Thou Shalt Not Use VBA Statements in Vain

Or, to put this another way, thou shalt not attempt to make up thine own programming language.

You need to know the exact spelling and syntax of every VBA keyword and every Access object that you name. If the correct line to type is

DoCmd.OpenForm "myForm", acNormal, , , acFormEdit don't assume that something reasonably close, like any of these examples, will work:

Do Cmd.OpenForm

"myForm"

acNormal,

, , acFormEdit

DoCmd.Open Form

"myForm"

acNormal..

acFormEdit

DoCmd.OpenForm

myForm",

acNormal, ,

, acFrmEdit

DoCmd.Open Form

"myForm"

acNormal,

, , acFormEdit

DoComnd.OpenForm "myForm

, acNormal,

, , acFormEdit

DoCmd.OpenForm

myForm",

"acNormal",

, , "acFormEdit

After casual observation, you might think that any of these six lines would work in place of the original example. In fact, each of these six statements contains a syntax error (additional spaces, misspelled words, missing commas, and so forth) that would cause the line to fail.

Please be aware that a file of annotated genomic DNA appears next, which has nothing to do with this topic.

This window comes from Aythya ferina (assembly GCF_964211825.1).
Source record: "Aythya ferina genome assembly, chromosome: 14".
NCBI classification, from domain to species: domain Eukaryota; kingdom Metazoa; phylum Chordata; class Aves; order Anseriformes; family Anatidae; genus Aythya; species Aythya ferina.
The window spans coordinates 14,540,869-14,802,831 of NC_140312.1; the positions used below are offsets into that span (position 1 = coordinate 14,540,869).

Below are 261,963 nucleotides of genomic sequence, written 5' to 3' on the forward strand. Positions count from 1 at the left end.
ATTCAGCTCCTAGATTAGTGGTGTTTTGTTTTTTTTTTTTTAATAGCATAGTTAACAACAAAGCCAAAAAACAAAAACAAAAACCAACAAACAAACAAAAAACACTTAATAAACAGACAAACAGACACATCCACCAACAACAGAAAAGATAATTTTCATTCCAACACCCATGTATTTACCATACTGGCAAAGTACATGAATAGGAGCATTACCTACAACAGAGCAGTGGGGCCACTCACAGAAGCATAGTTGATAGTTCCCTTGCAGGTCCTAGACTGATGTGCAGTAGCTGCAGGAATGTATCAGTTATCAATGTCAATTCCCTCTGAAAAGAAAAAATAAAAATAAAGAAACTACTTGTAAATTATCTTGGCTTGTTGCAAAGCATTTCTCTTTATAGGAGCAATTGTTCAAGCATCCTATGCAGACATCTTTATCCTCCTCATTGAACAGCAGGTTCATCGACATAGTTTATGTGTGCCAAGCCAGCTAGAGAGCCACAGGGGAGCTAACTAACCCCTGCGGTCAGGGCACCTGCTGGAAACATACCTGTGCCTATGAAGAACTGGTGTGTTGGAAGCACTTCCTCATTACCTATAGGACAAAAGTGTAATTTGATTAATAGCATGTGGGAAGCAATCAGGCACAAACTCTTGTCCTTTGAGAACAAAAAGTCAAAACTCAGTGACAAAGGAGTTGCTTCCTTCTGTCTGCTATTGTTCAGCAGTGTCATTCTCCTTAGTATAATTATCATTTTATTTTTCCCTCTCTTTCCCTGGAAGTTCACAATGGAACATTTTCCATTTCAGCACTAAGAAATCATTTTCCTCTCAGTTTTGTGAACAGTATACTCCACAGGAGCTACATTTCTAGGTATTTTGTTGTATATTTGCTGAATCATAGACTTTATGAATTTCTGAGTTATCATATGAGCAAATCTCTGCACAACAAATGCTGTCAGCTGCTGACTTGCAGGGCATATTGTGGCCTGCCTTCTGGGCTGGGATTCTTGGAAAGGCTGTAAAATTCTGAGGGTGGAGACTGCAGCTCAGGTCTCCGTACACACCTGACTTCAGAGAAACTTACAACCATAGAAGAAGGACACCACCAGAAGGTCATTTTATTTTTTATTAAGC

III. Remember to Keep Holy the VBA Syntax

Every VBA statement has strict rules of syntax that define the exact spelling, punctuation, and order of items in that statement. They're not suggestions: They're rules that must be obeyed if you expect your code to work. (Okay, so we're still harping on the second commandment.)

If you don't have a clue what that shaded box in Figure 15-1 is about, or why FormName is in boldface there, study in earnest how to understand syntax in Chapter 3. Woe be to those who don't heed this warning, for surely they will live their remaining programming days breaking the tenth commandment.

Figure 15-1:

Don't be clueless.

Figure 15-1:

Don't be clueless.

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